WASHINGTON—A Senate committee issued a scathing repudiation Friday of the U.S. intelligence community's prewar assessment that Iraq had outlawed weapons programs, saying the finding was hyped, lacked evidence and driven by "group think."
The Senate Intelligence Committee report cited numerous examples in which the CIA and other agencies put too much stock in weak information, over-relied on defectors and foreign intelligence services, and were hamstrung by a failure to recruit spies in Saddam Hussein's inner circle.
Moreover, intelligence officials suffered from "group think": a shared conviction that Iraq was hiding a nuclear weapons program and stockpiling biological and chemical warheads. As a result, they interpreted ambiguous evidence as proof and rejected data that contradicted that view, the report said.
The report, endorsed by all nine Republicans and eight Democrats on the committee, found that the primary reason President Bush gave for attacking Iraq was untrue.
Bush "made very declarative statements. There's no question about it," said Sen. Pat Roberts, R-Kan., the committee's chairman. "He made a case to go to war. We all did. ... We believed it. But the information was wrong. What he (the president) said was what he got from the intelligence community, and what he got was wrong."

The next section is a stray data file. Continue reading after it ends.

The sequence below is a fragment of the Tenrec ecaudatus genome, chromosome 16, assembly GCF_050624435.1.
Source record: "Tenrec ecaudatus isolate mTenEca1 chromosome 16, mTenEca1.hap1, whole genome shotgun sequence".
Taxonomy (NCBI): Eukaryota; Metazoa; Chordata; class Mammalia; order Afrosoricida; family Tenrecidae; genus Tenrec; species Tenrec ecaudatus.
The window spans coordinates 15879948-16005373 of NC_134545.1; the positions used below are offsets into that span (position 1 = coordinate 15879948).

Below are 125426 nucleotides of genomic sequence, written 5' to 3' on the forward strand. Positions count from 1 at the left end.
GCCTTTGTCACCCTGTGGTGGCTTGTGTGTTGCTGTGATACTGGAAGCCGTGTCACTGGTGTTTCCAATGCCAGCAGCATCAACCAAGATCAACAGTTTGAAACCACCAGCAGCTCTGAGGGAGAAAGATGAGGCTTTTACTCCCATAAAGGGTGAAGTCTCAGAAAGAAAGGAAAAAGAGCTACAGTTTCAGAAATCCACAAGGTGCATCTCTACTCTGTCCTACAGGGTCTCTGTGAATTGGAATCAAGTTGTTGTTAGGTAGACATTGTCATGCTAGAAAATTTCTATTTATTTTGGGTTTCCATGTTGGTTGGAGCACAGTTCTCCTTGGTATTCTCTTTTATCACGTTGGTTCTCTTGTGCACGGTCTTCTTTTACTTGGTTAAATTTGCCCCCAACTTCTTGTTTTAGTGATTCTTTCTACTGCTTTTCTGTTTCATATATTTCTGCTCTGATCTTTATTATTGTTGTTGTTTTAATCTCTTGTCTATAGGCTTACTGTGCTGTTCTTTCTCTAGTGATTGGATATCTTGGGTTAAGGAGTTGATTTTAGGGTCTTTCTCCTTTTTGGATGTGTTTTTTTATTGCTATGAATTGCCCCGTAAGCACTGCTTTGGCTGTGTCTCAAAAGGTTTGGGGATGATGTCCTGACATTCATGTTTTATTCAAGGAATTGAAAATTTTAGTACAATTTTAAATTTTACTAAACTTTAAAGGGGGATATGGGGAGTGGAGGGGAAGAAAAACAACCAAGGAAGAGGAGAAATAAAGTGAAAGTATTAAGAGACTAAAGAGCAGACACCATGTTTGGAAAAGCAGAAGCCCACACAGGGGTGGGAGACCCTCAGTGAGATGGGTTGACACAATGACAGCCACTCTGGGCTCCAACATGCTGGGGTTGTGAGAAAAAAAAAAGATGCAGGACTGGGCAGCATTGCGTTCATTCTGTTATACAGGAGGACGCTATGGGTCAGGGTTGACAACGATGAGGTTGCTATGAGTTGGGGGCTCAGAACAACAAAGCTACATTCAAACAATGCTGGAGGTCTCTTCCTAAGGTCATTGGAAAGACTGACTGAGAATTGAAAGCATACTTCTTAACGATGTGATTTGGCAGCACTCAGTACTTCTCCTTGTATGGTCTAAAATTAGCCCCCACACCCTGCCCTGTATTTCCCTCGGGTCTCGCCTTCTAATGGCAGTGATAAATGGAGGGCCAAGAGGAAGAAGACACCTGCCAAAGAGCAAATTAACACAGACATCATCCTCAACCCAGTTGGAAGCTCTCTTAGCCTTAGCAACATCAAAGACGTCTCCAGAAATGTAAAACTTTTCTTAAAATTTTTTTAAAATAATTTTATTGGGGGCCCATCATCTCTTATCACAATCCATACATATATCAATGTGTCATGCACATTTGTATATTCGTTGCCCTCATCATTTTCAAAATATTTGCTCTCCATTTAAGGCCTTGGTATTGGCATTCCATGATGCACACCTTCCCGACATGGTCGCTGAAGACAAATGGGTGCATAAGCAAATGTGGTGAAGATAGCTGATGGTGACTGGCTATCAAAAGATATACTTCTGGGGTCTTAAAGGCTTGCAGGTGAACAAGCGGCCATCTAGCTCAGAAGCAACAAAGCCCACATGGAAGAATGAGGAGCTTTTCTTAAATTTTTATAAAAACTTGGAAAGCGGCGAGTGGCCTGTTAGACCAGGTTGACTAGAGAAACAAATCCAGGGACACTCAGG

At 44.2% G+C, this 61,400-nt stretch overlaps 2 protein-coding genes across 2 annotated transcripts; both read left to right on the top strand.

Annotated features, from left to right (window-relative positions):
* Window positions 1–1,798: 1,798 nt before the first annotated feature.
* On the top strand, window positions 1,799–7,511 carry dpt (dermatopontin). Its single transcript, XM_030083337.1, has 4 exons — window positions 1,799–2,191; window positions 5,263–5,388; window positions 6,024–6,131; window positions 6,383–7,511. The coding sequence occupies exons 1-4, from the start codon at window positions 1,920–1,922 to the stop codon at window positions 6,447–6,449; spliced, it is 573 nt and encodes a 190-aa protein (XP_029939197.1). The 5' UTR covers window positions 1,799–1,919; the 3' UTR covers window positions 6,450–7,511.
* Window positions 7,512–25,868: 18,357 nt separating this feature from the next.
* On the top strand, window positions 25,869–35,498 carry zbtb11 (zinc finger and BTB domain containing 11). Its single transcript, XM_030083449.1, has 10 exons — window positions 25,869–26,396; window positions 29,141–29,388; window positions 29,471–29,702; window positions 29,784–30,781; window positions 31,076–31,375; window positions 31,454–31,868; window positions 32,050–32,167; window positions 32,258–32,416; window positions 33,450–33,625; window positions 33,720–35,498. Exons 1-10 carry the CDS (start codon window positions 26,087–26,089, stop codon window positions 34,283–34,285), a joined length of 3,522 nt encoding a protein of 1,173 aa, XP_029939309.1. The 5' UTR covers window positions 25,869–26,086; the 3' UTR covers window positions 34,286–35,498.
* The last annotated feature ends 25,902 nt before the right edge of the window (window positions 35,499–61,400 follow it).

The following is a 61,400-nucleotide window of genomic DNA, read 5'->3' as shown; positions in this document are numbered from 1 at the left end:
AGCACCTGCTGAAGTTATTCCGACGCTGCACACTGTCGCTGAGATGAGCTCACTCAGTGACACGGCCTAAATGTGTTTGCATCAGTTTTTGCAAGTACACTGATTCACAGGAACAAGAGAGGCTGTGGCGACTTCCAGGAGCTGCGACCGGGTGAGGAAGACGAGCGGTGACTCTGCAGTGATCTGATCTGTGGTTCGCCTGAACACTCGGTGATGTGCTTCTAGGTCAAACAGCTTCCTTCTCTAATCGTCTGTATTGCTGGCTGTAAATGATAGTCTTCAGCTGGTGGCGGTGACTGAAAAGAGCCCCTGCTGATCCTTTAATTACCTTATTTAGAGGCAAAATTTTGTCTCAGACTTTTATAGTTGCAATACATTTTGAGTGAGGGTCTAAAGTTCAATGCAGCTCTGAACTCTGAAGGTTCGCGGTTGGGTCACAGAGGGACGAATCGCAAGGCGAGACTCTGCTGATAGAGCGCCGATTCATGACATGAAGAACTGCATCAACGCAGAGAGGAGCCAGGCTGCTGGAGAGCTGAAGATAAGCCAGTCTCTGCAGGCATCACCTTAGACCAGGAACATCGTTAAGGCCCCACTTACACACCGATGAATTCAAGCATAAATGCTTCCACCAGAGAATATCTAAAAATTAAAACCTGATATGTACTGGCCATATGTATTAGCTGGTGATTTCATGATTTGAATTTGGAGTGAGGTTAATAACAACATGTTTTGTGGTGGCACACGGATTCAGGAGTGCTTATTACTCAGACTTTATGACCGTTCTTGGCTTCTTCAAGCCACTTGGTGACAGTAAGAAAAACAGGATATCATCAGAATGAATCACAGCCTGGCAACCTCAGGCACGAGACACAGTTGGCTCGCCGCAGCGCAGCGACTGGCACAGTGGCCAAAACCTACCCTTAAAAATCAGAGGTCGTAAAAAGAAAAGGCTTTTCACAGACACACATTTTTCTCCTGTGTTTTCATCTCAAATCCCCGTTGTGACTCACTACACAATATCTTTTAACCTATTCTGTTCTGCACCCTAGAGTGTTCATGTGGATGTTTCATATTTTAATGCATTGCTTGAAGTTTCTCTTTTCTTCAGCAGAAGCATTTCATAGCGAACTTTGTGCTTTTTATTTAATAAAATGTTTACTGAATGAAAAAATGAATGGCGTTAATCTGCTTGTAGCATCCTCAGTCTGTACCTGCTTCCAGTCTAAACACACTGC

Asked whether he thought going to war was a mistake, Roberts replied: "History is going to judge. I really don't know."
Sen. John "Jay" Rockefeller of West Virginia, the panel's senior Democrat, said the Senate wouldn't have voted for war in October 2002 if it had known about what he called among "the most devastating losses and intelligence failures in the history of the nation."
"Tragically, the intelligence failure set forth in this report will affect our national security for generations to come," Rockefeller said at a news conference with Roberts. "Our credibility is diminished. Our standing in the world has never been lower. We have fostered a deep hatred of Americans in the Muslim world, and that will grow. As a direct consequence, our nation is more vulnerable today than ever before."
John McLaughlin, who takes over as CIA director when George Tenet retires Sunday, told a rare news conference at CIA Headquarters, in Langley, Va., that intelligence agencies already have taken steps to address the defects behind the prewar intelligence analysis.
"We could have done better," he said.
Bush said at a campaign stop in Pennsylvania that he hadn't read the report. But he said Saddam was a threat that had to be eliminated.
"Saddam Hussein had the capacity to make weapons. See, he had the ability to make them. He had the intent. We knew he hated America," Bush said. "We knew he tortured his own people, and we knew he had the capability of making weapons. That we do know. They haven't found the stockpiles, but we do know he could make them."
While there was bipartisan accord on the bulk of the report, Democrats disputed a conclusion that intelligence analysts weren't pressured to produce findings that would bolster Bush's case that Saddam had banned weapons that he could provide to terrorists.
Rockefeller pointed out that Bush, Vice President Dick Cheney and other top officials had been accusing Iraq of having outlawed weapons and aiding the al-Qaida terrorist network long before the intelligence community delivered its key assessment on Iraq in October 2002.
"I do not think there is any evidence of undue pressure on any analyst," Roberts countered.